Apple Inc. is beefing up security for resetting user passwords after a journalist wrote about a hack affecting his personal data, highlighting possible weaknesses in the system protecting more than 400 million user accounts.
The company is temporarily suspending the ability to reset AppleID passwords over the phone while it takes steps to make the procedure more secure, said Natalie Kerris, a spokeswoman for Cupertino, California-based Apple. Mat Honan, a reporter for Wired, wrote this week that hackers gained access to his account, erasing pictures and other data from his iPhone, iPad and MacBook, after resetting his password by phone.
Honan said the incident highlighted potential vulnerabilities in AppleID, the verification needed for purchasing music, movies and applications from iTunes, as well as downloading software updates and accessing content on Apple’s iCloud Web-storage service. Kerris said Apple customers will need to use the company’s iForgot online system for resetting their passwords while the phone process is suspended.
“This system can reset a password in one of two ways: either have a password reset sent to an alternate e-mail address already on record or challenge the customer to answer security questions they had previously set up,” Kerris said. “When we resume over-the-phone password resets, customers will be required to provide even stronger identify verification to reset their password.”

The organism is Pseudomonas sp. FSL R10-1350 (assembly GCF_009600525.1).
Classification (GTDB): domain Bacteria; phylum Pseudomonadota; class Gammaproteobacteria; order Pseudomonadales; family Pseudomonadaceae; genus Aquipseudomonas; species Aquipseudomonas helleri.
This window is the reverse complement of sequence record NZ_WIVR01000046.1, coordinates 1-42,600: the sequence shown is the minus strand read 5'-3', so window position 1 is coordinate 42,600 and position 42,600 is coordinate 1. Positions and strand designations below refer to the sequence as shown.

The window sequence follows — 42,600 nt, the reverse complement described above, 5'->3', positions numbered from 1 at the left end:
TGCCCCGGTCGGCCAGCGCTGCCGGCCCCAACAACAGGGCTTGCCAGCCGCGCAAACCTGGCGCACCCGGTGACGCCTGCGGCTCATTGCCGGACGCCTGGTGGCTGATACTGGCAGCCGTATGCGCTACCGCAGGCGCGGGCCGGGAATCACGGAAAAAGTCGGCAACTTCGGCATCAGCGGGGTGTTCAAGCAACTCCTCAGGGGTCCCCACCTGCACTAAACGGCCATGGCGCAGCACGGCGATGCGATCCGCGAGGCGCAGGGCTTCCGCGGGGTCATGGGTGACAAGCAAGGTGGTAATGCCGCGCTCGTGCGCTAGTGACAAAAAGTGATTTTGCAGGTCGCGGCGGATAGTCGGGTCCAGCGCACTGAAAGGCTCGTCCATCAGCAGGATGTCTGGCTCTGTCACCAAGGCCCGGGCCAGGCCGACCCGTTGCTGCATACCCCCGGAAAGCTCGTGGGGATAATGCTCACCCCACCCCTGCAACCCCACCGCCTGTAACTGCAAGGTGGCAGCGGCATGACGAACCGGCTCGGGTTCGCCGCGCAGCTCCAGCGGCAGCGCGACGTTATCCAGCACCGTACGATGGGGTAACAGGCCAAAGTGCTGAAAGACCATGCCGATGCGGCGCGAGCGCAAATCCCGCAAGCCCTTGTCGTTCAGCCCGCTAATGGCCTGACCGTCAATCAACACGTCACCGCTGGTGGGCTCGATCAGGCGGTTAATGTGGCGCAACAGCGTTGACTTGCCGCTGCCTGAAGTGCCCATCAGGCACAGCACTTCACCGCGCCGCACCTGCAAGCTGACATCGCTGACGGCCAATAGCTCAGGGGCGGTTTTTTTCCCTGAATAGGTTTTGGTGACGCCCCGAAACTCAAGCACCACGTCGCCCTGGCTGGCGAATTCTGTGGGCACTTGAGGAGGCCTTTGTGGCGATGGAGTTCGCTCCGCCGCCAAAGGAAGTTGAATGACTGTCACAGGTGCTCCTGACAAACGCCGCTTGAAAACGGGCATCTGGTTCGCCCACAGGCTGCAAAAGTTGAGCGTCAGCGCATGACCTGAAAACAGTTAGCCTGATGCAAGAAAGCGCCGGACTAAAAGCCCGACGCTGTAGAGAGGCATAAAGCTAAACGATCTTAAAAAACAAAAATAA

In the Aug. 6 article, Honan wrote that the hackers were able to use the last four digits of his credit-card number and his home address to get a member of Apple’s tech-support staff to reset his password. He said the hackers got his credit-card information by first gaining access to his account at online retailer Amazon.com Inc.
“The very four digits that Amazon considers unimportant enough to display in the clear on the Web are precisely the same ones that Apple considers secure enough to perform identity verification,” Honan said in his article.
Ty Rogers, a spokesman for Seattle-based Amazon, said the company has investigated the reported exploit and closed it off. He declined to elaborate.
In addition to the Apple and Amazon accounts, the hackers also gained access to Honan’s Gmail account, which they used to reset the password for his Twitter Inc. profile. Once they had control of the Twitter account, the hackers posted racist and homophobic messages on the microblogging site, Honan said.
Honan’s experience underscores a vulnerability for people who have several accounts linked back to an e-mail address, said Derek Halliday, lead security product manager at Lookout Inc., a maker of security software. Once the hackers had access to his e-mail account, they could reset passwords for other websites.
People should identify what online accounts they operate that could, if compromised, lead to exposure of other data, Halliday said. He recommends creating complex passwords, with at least eight characters, using upper- and lower-case letters, as well as numbers and special characters. He also suggests keeping work and personal accounts separate, so that if one is hacked the others won’t be compromised.